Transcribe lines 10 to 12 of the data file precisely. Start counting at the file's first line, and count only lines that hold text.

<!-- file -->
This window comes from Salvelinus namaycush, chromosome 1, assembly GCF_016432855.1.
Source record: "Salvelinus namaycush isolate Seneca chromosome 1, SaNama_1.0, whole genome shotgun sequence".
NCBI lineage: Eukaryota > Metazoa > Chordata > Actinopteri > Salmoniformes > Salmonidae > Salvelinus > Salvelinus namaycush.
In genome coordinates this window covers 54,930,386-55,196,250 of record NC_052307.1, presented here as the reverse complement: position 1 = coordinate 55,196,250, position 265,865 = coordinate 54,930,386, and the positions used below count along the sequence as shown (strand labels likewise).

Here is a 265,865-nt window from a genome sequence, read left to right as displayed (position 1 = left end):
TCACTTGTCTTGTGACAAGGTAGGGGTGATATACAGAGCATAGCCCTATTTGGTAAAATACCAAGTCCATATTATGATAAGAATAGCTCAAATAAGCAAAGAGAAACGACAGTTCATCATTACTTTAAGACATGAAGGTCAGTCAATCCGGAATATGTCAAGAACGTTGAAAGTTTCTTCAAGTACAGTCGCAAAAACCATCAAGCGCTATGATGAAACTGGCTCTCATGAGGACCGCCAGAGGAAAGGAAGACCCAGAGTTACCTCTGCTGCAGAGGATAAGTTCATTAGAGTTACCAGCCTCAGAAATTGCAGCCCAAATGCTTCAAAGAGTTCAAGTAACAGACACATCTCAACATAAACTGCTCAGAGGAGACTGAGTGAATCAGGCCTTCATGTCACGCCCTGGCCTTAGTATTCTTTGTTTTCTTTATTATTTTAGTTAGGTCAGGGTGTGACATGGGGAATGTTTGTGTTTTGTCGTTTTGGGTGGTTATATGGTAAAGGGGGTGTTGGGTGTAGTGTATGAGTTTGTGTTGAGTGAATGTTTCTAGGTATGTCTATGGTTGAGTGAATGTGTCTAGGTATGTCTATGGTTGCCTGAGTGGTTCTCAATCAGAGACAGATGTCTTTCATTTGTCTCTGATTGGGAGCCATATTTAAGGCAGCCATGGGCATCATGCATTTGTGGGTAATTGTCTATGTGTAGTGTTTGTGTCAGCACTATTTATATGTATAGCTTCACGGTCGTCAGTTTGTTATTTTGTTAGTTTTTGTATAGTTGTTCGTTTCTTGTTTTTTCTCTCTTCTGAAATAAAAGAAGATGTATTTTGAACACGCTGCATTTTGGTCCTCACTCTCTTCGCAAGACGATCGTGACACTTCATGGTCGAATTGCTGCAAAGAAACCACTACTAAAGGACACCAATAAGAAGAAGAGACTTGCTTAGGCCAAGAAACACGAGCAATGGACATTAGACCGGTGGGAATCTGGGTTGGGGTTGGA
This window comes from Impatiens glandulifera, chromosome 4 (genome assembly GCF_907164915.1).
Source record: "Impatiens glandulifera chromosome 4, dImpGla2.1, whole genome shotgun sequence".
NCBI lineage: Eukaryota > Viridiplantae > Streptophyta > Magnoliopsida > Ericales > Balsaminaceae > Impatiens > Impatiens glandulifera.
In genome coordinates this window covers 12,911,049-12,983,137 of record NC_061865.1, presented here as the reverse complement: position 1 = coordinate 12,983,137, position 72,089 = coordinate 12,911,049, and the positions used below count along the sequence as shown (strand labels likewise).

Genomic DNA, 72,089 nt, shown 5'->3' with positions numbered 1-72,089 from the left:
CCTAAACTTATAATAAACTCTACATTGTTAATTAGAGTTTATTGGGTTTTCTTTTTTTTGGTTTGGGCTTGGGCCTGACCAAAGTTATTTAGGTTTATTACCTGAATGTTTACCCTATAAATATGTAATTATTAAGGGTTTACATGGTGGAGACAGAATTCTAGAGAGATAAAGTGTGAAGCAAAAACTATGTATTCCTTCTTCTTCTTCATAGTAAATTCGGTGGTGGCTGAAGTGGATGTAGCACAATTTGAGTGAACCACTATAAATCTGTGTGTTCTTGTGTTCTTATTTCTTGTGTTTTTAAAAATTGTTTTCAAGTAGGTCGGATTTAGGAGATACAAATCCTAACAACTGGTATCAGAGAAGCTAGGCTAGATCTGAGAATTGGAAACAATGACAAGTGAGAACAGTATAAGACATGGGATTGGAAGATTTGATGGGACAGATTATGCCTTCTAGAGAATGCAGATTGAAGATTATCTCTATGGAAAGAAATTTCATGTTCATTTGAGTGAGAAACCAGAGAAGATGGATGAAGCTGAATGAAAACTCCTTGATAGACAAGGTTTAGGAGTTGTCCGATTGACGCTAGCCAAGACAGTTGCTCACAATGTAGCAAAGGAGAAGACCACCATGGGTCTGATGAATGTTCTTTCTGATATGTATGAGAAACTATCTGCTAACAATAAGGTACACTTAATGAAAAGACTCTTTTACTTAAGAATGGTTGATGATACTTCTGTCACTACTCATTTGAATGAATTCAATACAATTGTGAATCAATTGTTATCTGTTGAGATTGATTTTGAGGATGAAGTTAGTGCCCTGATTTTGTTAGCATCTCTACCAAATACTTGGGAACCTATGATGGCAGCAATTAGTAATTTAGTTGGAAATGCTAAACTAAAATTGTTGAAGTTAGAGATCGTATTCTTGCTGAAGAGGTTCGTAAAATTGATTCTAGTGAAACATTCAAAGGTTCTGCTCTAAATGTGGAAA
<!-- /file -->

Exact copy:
In genome coordinates this window covers 12,911,049-12,983,137 of record NC_061865.1, presented here as the reverse complement: position 1 = coordinate 12,983,137, position 72,089 = coordinate 12,911,049, and the positions used below count along the sequence as shown (strand labels likewise).

Genomic DNA, 72,089 nt, shown 5'->3' with positions numbered 1-72,089 from the left:
CCTAAACTTATAATAAACTCTACATTGTTAATTAGAGTTTATTGGGTTTTCTTTTTTTTGGTTTGGGCTTGGGCCTGACCAAAGTTATTTAGGTTTATTACCTGAATGTTTACCCTATAAATATGTAATTATTAAGGGTTTACATGGTGGAGACAGAATTCTAGAGAGATAAAGTGTGAAGCAAAAACTATGTATTCCTTCTTCTTCTTCATAGTAAATTCGGTGGTGGCTGAAGTGGATGTAGCACAATTTGAGTGAACCACTATAAATCTGTGTGTTCTTGTGTTCTTATTTCTTGTGTTTTTAAAAATTGTTTTCAAGTAGGTCGGATTTAGGAGATACAAATCCTAACAACTGGTATCAGAGAAGCTAGGCTAGATCTGAGAATTGGAAACAATGACAAGTGAGAACAGTATAAGACATGGGATTGGAAGATTTGATGGGACAGATTATGCCTTCTAGAGAATGCAGATTGAAGATTATCTCTATGGAAAGAAATTTCATGTTCATTTGAGTGAGAAACCAGAGAAGATGGATGAAGCTGAATGAAAACTCCTTGATAGACAAGGTTTAGGAGTTGTCCGATTGACGCTAGCCAAGACAGTTGCTCACAATGTAGCAAAGGAGAAGACCACCATGGGTCTGATGAATGTTCTTTCTGATATGTATGAGAAACTATCTGCTAACAATAAGGTACACTTAATGAAAAGACTCTTTTACTTAAGAATGGTTGATGATACTTCTGTCACTACTCATTTGAATGAATTCAATACAATTGTGAATCAATTGTTATCTGTTGAGATTGATTTTGAGGATGAAGTTAGTGCCCTGATTTTGTTAGCATCTCTACCAAATACTTGGGAACCTATGATGGCAGCAATTAGTAATTTAGTTGGAAATGCTAAACTAAAATTGTTGAAGTTAGAGATCGTATTCTTGCTGAAGAGGTTCGTAAAATTGATTCTAGTGAAACATTCAAAGGTTCTGCTCTAAATGTGGAAA